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Queer parks board candidate inspired by trans working group

Coree Tull wants to create more inclusive recreational spaces in Vancouver

Coree Tull cofounded Double Rainbow Dodgeball to help people feel welcome in an inclusive, fun space. Now she’s running for Vancouver’s parks board to help create more such spaces. Credit: Coreetull.ca

Coree Tull’s experiences with sports in Vancouver haven’t always been positive. While the dodgeball team she played on with her wife, Kathryn, was made up predominantly of openly queer people, she found the rest of the league wasn’t always as welcoming.

“It got to a point where it just wasn’t fun. We were playing against people who would revert back to, like, high school or something,” she recalls. It got to the point where they were leaving games feeling dispirited.

That’s when they decided to create their own inclusive Double Rainbow Dodgeball league, where people of all genders, including trans people, are explicitly welcome. The response has exceeded any of their expectations; the league has grown from five teams to 17 within three years.

“I never would have guessed that there was this need for this sort of space,” Tull says. “I think that it’s really amazing to see people who come up to us and they talk about how they look forward to Tuesday night because it’s a space where they can come and be themselves, and they can be silly and they can be celebrated.”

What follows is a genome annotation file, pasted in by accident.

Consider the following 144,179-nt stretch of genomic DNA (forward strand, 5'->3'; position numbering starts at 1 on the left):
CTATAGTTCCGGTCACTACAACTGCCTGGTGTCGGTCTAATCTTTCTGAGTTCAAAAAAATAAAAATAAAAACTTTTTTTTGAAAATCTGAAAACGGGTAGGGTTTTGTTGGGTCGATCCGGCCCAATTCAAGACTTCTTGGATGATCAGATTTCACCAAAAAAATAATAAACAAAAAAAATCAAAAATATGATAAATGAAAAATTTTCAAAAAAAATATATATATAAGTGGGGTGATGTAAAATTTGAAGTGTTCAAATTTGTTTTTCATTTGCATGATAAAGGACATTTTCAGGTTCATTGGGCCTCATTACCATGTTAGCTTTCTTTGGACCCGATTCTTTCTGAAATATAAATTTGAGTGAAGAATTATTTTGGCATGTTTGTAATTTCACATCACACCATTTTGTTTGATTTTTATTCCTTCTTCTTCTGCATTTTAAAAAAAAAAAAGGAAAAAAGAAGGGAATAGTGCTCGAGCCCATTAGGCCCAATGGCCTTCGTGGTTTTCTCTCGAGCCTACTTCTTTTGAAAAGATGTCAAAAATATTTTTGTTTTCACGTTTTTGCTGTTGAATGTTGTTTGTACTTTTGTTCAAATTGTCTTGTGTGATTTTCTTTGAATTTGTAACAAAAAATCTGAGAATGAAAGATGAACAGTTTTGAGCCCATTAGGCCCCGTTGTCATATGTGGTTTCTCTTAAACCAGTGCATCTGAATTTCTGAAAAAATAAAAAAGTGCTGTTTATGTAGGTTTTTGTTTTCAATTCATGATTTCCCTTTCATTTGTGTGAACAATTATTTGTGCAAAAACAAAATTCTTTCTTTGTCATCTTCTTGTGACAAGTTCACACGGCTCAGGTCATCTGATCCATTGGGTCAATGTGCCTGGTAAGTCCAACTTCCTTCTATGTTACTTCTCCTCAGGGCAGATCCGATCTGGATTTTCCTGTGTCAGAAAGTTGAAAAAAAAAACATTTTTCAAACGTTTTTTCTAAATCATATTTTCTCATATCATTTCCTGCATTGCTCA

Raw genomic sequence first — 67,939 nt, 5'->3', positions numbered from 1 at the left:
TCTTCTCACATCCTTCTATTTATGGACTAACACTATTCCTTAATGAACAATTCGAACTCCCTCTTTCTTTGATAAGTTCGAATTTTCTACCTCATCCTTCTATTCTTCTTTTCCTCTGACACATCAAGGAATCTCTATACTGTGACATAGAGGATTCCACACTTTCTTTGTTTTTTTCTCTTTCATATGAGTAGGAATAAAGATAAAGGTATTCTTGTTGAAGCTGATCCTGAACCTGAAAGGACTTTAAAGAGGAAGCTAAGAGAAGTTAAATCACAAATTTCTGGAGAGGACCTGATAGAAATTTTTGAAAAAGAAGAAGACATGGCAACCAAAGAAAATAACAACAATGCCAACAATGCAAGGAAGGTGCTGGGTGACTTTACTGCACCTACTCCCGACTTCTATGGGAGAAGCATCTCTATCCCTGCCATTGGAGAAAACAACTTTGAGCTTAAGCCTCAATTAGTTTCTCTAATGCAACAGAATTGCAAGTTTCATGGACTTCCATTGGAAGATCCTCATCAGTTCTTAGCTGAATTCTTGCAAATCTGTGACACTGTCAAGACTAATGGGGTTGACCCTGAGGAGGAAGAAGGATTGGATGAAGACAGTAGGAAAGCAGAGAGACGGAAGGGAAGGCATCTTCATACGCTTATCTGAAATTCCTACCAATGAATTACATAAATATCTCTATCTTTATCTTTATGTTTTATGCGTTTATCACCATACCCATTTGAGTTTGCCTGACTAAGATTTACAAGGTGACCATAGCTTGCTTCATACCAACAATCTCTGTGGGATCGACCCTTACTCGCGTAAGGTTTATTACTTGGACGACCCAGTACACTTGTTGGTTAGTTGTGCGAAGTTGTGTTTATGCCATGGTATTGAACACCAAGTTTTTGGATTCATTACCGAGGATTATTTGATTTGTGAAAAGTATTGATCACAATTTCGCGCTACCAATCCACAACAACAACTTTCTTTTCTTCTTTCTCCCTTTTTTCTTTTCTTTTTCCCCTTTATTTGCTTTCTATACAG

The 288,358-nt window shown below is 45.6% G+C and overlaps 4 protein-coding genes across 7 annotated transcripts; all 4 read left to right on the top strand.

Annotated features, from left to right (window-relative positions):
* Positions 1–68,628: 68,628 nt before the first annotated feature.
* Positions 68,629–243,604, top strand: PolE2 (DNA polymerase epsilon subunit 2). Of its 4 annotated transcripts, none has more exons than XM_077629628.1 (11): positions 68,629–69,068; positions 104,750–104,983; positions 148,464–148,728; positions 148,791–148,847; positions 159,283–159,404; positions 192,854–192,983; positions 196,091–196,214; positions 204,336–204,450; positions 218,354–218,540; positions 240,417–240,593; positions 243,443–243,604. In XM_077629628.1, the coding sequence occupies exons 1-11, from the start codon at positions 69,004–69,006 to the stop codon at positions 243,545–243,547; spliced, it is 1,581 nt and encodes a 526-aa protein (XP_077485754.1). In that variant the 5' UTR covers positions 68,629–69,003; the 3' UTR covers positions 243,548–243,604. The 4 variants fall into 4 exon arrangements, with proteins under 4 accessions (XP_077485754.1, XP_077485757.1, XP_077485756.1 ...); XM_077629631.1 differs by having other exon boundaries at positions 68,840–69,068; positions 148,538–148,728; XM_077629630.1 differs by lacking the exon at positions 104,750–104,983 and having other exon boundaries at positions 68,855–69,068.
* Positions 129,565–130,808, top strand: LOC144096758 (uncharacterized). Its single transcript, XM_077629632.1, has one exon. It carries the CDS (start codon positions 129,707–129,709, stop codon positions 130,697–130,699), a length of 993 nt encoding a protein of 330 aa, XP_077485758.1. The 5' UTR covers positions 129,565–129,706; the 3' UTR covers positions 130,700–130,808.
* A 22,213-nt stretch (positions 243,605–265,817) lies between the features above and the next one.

It’s a feeling that she would like to help foster citywide, which is why she’s running for the Board of Parks and Recreation with Vision Vancouver.

Tull, who has also served as co-chair of Out in Sports and on the board of the Mabel softball league for lesbian, bisexual, straight women and trans people, says she was motivated to take her community organizing skills to the next level when she saw the work being done by the parks board’s Trans and Gender Variant Working Group. She sees the 77 recommendations that the group proposed and the board accepted earlier this year as a monumental step for inclusivity, as well as indicative of a caring board.

Inspired by the ways in which the working group and the parks board worked with community to address the barriers that kept some people from feeling comfortable in recreational spaces, Tull says she decided that she wanted to participate, too.

She says she wants to help create a political atmosphere that fosters conversations within the community. The more opportunities there are for communication, she says, the greater the opportunities are for growth within the community.

“It’s exciting to know that we have elected representatives that are listening to the voices of the LGBT community and really standing up and advocating for those rights,” she says.

“We don’t have a lot of young, queer people — predominantly young, queer women — involved in politics,” she says. “I want to ensure that the queer community is represented at the table, along with other communities, but that’s obviously the experience that I am able to bring.”

She says she’s committed to creating safe and accessible recreation spaces, not just within the LGBT community, but for people with disabilities, senior citizens, new immigrants and people with low income as well.

Ultimately, Tull is interested in fostering conscious individuals and consciously designed, inclusive spaces. She wants people to be able to walk into recreational spaces and feel they are exactly where they should be.